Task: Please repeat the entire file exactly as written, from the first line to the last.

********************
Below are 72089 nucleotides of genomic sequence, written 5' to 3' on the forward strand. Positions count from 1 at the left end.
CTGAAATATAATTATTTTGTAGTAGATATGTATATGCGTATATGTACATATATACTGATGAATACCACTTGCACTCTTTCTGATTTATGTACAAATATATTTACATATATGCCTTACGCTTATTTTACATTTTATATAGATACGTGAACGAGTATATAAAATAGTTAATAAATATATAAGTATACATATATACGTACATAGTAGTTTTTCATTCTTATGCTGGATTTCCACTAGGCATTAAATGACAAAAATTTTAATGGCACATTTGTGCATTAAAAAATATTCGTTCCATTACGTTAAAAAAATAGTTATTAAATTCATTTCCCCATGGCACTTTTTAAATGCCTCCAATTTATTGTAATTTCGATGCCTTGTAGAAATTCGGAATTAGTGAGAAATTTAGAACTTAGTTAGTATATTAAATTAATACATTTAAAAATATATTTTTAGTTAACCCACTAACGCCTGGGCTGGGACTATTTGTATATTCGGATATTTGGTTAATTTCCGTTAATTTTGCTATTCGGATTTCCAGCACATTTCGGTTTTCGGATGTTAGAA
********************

Below are 72089 nucleotides of genomic sequence, written 5' to 3' on the forward strand. Positions count from 1 at the left end.
CTGAAATATAATTATTTTGTAGTAGATATGTATATGCGTATATGTACATATATACTGATGAATACCACTTGCACTCTTTCTGATTTATGTACAAATATATTTACATATATGCCTTACGCTTATTTTACATTTTATATAGATACGTGAACGAGTATATAAAATAGTTAATAAATATATAAGTATACATATATACGTACATAGTAGTTTTTCATTCTTATGCTGGATTTCCACTAGGCATTAAATGACAAAAATTTTAATGGCACATTTGTGCATTAAAAAATATTCGTTCCATTACGTTAAAAAAATAGTTATTAAATTCATTTCCCCATGGCACTTTTTAAATGCCTCCAATTTATTGTAATTTCGATGCCTTGTAGAAATTCGGAATTAGTGAGAAATTTAGAACTTAGTTAGTATATTAAATTAATACATTTAAAAATATATTTTTAGTTAACCCACTAACGCCTGGGCTGGGACTATTTGTATATTCGGATATTTGGTTAATTTCCGTTAATTTTGCTATTCGGATTTCCAGCACATTTCGGTTTTCGGATGTTAGAA